anonymous
  • anonymous
can someone help me step by step? find the derivative y=ln((e^(7x))/(sqrt(4x-5)))
Mathematics
  • Stacey Warren - Expert brainly.com
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SOLVED
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katieb
  • katieb
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anonymous
  • anonymous
before you begin taking the derivative, use the properties of the log to make this expression easier to differentiate
anonymous
  • anonymous
it is the log of the whole thing right?
anonymous
  • anonymous
yes.

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anonymous
  • anonymous
so first step would be, before beginning to take the derivative, rewrite as \[\ln(e^{7x})-\frac{1}{2}\ln(4x-5)\]
anonymous
  • anonymous
are those steps clear?
anonymous
  • anonymous
why is 1/2 there and not (4x-5)^(1/2)
anonymous
  • anonymous
i used two facts \[\log(\frac{a}{b})=\log(a)-\log(b)\] and \[\log(a^n)=n\log(a)\]
anonymous
  • anonymous
because \[\log(\sqrt{4x-5})=\log((4x-5)^{\frac{1}{2}})=\frac{1}{2}\log(4x-5)\]
anonymous
  • anonymous
but 1/2 is outside the () and not inside ?
anonymous
  • anonymous
You can use the rule like that. As long as it's insside the log.
anonymous
  • anonymous
the one half comes right out front as a multiplier
anonymous
  • anonymous
on other words, \(\log(\sqrt{x})=\frac{1}{2}\log(x)\)
anonymous
  • anonymous
then one more step before differentiating since log and exp are inverse functions, you have \[\log(e^{7x})=7x\]
anonymous
  • anonymous
okay, so do i need to use product rule for 1/2ln(4x-5)?
anonymous
  • anonymous
oh no not at all
anonymous
  • anonymous
\(\frac{1}{2}\) is just a constant , leave it there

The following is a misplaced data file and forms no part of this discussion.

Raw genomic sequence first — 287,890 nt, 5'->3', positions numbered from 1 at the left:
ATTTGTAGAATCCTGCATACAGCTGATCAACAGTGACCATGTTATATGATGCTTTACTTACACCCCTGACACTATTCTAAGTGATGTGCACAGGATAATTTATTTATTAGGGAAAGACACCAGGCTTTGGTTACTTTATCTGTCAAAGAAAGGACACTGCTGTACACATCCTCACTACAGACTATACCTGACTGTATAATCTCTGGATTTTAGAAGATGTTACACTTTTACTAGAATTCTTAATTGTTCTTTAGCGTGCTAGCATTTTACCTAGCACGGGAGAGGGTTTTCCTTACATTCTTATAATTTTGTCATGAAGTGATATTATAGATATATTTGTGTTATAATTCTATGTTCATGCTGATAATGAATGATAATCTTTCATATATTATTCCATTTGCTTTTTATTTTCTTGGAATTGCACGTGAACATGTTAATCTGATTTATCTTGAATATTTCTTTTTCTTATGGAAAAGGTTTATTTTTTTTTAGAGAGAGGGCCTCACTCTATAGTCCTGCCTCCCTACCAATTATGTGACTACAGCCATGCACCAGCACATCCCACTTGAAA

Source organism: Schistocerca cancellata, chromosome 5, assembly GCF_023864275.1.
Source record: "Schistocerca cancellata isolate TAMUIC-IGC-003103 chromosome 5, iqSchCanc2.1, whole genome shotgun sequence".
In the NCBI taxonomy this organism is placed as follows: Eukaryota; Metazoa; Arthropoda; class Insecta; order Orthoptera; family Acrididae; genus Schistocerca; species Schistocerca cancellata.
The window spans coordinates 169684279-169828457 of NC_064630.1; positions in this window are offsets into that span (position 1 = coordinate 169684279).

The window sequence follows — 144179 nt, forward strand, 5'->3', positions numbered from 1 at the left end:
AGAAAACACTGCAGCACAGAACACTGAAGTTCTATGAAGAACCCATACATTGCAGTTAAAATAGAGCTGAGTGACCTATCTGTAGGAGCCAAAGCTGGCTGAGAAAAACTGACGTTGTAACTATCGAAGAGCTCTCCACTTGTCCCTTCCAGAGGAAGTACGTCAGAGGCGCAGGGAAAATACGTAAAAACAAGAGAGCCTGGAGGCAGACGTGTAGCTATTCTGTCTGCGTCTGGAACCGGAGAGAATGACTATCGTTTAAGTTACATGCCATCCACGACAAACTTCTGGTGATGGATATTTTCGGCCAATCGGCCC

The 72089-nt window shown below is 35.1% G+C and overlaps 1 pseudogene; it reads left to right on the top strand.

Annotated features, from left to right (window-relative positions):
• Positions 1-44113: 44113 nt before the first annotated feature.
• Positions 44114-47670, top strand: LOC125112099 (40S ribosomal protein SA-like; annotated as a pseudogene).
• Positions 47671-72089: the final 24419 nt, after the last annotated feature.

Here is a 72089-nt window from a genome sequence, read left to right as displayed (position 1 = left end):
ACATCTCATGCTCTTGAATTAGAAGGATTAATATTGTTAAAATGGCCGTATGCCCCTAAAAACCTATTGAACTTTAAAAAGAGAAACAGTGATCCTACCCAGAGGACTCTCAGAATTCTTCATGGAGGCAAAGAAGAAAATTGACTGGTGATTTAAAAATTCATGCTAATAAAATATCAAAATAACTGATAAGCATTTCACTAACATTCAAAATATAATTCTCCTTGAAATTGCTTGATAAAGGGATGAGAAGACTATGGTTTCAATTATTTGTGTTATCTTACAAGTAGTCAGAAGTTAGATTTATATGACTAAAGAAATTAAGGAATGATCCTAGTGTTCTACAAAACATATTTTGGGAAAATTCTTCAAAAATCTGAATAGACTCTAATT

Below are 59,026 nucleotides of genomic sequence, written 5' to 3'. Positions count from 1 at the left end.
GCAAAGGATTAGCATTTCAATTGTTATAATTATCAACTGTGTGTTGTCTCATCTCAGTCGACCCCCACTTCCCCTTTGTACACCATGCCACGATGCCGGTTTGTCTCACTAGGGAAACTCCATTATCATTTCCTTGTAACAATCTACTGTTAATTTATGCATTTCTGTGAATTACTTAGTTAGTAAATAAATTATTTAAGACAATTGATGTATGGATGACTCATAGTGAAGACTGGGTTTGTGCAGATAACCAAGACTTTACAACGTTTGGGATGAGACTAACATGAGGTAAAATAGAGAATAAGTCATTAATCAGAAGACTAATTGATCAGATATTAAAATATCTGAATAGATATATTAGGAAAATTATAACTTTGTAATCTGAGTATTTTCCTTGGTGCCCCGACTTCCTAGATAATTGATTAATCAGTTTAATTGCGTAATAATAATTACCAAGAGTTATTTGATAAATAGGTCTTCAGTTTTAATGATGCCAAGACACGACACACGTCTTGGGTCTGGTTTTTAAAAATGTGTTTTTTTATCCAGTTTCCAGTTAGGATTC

anonymous
  • anonymous
okay
anonymous
  • anonymous
Well you could... But it's a waste of time.
anonymous
  • anonymous
for example if you wanted the derivative of \(\frac{1}{2}x^3\) you do not use the product rule, you just say \(\frac{3}{2}x^2\)
anonymous
  • anonymous
gotcha. the power rule^
anonymous
  • anonymous
so now you have \[7x+\frac{1}{2}\ln(4x-5)\] so the only rule you need now is the chain rule for the second part, and also knowing what the derivative of the log is
anonymous
  • anonymous
typo there, i meant \[7x-\frac{1}{2}\ln(4x-5)\]
anonymous
  • anonymous
okay imma try it/
anonymous
  • anonymous
ok let me know what you get
anonymous
  • anonymous
|dw:1351998238123:dw|
anonymous
  • anonymous
It will be useful when you do the ln part.
anonymous
  • anonymous
(1/4x-5)*4?
anonymous
  • anonymous
Good!
anonymous
  • anonymous
7x-1/2*(1/4x-5)*4
sirm3d
  • sirm3d
oops, you forgot to differentiate 7x
anonymous
  • anonymous
careful of the first term derivative of \(7x\) is just \(7\)
anonymous
  • anonymous
and you might not want to write \[-\frac{4}{2(4x-5)}\] since you can cancel a 2
anonymous
  • anonymous
i thought i was just doing chain rule? i know that that's 7?
anonymous
  • anonymous
chain rule for \(-\frac{1}{2}\ln(4x-5)\) because it is a composition , the log of something for \(7x\) that is just a line with slope 7, derivative is 7
anonymous
  • anonymous
woah im lost now.
anonymous
  • anonymous
i did the chain rule for ln(4x-5) not 1/2*ln(4x-5)
anonymous
  • anonymous
yea it is right what you wrote is correct
anonymous
  • anonymous
the "minus one half" is just a constant, leave it there like you did
anonymous
  • anonymous
okay, so where do i go from there. that fraction you did confused me.
anonymous
  • anonymous
the only mistake in your answer was that you left \(7x\) there, when the derivative of \(7x\) is \(7\) everything else was right
anonymous
  • anonymous
you wrote this 7x-1/2*(1/4x-5)*4
anonymous
  • anonymous
oh i get it now!
anonymous
  • anonymous
the 7x should be 7
anonymous
  • anonymous
and the four is in the numerator, cancels with the 2 in the denominator
anonymous
  • anonymous
derivative of 7x is 7. 1/2 of 4 is 2. 7-2/4x-5
anonymous
  • anonymous
so it should look more like \(7-\frac{2}{4x-5}\)
anonymous
  • anonymous
yup you got it
anonymous
  • anonymous
thanks! im just a little slow sometimes lol

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